Sure, it’s fine and dandy to force me to carry a pregnancy to term, because I’m just a whore who deserves to be punished. But when it’s your daughter, Deacon, who’s looking at either going to college in August or having a baby in August; or your mistress, Senator, who says “We have to find a way to take care of this or I’m going to tell your wife.”; or your sister who’s been a stay-at-home mom to her three kids who shows up at your door because her husband’s leaving her and the kids out of the blue and she’s never worked outside the home in her whole life and she needs a job now because she’s got mouths to feed, but, oops, she’s pregnant; or your girlfriend who was raped; or your wife and the doctor says “There’s something wrong with the baby and it won’t live outside the womb, but if she carries the pregnancy any farther, delivering it will probably kill her.”; or you…

When it affects you, “make abortions illegal” crowd, then a lot of you have no qualms about availing yourself of them. And if you have enough money, when most women who need them can’t get them, it won’t matter to you if they’re illegal. Do you honestly think there’s a single rich person in South Dakota or anyone in the legislature who’s at all worried that they’re going to make abortions illegal? No, because the laws won’t apply to them. When it comes to abortion, it rarely does. They’ll travel or have “emergency appendectomies” or whatever.

And I’m tired of knowing that and still fighting with you. I know it’s not all of the “abortion should be outlawed” crowd, but it’s enough of you that I’m starting to feel like it’s pointless to continue the debate. No reason I ever give will be good enough to justify why I might have an abortion. And any reason you give for why you or your loved one needed one is supposed to be excused as a tragic necessity.

Two Things

1. The new peanut butter Hershey’s Kisses. I like them, I guess, but not as much as the Kisses with Almonds.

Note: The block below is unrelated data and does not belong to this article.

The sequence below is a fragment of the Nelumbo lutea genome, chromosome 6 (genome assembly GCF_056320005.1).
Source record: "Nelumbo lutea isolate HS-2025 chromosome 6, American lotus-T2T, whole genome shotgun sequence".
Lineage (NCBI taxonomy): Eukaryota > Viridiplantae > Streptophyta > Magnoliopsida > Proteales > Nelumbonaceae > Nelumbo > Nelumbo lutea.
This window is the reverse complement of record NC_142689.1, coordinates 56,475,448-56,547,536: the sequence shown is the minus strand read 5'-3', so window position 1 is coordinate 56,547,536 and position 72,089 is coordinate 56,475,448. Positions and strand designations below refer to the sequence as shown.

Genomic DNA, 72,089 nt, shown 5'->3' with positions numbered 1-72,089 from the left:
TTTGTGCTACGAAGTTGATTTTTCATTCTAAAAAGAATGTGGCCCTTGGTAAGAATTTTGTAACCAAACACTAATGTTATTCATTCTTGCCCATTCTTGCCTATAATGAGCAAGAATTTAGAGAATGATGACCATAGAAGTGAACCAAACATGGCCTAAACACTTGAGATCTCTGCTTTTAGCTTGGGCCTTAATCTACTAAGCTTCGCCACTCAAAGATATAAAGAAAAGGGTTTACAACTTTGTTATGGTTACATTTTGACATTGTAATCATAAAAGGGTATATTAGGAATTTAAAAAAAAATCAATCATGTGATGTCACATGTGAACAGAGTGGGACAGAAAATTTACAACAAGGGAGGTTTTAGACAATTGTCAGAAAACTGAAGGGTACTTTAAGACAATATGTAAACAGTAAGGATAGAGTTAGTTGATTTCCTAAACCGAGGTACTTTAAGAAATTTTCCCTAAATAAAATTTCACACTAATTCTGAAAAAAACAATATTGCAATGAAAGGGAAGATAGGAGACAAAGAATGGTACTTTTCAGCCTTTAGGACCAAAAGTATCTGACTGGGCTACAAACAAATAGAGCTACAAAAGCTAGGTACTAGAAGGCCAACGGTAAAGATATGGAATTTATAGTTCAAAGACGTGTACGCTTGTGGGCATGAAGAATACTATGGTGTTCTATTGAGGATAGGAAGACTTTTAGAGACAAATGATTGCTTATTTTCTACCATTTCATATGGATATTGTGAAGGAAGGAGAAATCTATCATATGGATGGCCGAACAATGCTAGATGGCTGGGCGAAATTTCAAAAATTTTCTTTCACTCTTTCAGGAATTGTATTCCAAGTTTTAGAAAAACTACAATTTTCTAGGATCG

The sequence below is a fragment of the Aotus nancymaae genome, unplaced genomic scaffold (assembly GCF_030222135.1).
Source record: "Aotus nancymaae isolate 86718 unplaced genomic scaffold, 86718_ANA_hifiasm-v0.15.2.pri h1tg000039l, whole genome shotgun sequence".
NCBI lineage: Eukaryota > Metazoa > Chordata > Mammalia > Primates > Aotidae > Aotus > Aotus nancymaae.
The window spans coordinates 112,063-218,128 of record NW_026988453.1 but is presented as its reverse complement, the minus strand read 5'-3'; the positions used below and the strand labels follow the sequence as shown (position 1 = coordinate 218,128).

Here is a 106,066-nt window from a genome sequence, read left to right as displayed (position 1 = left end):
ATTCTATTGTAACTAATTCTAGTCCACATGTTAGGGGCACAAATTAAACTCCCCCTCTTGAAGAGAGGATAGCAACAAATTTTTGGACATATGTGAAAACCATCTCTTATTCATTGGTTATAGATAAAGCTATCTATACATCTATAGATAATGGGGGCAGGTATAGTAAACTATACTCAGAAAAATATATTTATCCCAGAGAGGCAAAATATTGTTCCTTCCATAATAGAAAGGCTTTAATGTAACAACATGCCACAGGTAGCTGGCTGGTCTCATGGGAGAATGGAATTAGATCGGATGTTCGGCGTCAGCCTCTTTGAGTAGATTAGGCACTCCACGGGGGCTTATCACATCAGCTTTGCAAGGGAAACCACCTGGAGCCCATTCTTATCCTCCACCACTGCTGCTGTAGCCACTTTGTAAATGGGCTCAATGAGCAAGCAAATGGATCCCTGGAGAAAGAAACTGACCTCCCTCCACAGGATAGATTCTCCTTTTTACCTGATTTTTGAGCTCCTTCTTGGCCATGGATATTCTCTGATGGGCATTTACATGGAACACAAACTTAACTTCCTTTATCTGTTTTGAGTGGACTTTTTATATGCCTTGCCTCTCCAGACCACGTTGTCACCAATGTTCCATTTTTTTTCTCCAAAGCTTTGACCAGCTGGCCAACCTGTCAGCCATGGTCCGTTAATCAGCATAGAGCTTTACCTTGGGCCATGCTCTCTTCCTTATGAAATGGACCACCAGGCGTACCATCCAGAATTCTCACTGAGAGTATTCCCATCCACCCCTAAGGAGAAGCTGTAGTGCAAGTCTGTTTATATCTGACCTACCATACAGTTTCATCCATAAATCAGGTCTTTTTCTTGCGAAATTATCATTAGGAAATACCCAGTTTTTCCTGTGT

2. Y’all, I am such a doofus. Having Kleinheider and Knucklehead devote posts to me yesterday and our Wayward Boy Scout also threatening to slap my ass… well, it tickled me. In a girly way. Today, I wore eyeliner and, I can’t even tell you, it’s so ridiculous, a necklace. Shoot. What next? Lipstick? What the fuck?

The Port Thing

America, if you don’t find this hilarious, I just don’t know how to talk to you.

For the last five years, this administration has argued that we can do whatever the fuck we want, world opinion be damned–torture people, make them disappear into secret prisons never to be heard from again, listen in on the phone conversations of US citizens without warrants, etc.–as long as it keeps America safe, or, frankly, gives the appearance of keeping America safe.

Then, yesterday, the President was all like “Well, we can’t just be running around telling the United Arab Emirates that they can’t run our ports just because it’s an Arab country. It wouldn’t look right. What kind of message would that be sending the rest of the world?”

And then he threatened to veto any legislation that Congress might approve that halted the deal. Yes, the “Tough on Terror” President is going to side with an Arab country against the US Congress. You can almost hear the Democratic leadership wetting itself with glee.

Time and time again the Democrats have been handed political gold only to turn it into lead. But finally, here comes a political opportunity so easy that even they cannot fuck this up, because Republicans are also on-board.

And all this veto talk that was so important yesterday? Well, it doesn’t take a seasoned journalist to interpret what this headline means: Bush Didn’t Know About Ports Deal. He’s going to try to back away from all that tough talk to save some political face.

Still, it’s pretty funny that something that was so important yesterday that he was going to veto any effort to derail it, is so unimportant today that the President didn’t even know about it.

Why I Will Never Be a Libertarian–Reason 2

I feel I owe Sarcastro. I think you do, too.

You don’t just send folks off to shoot at people and get shot at and to defend our country or liberate whoever needs liberating or tell them to do something and then blame them for doing it and then bring them home and set them loose to fend for themselves.

If Sarcastro goes crazy or ends up with long-term effects from exposure to oil fires or whatever, because of what we asked him to do, then we owe it to him to take care of him once he’s home.

He doesn’t want to be taken care of. But really, tough shit.

He’s free to barricade himself in his house and refuse all help, but that doesn’t mean we’re not obliged to make it available.

Why I Will Never Be a Libertarian–Reason 1

My nephew regularly shows up at my parents’ house with weird rashes and burns and scrapes. He’s four. A lot of times, this shit just happens. Hell, I have a big bruise on my arm right now and I don’t know where it came from. I’m just an easily bruised person.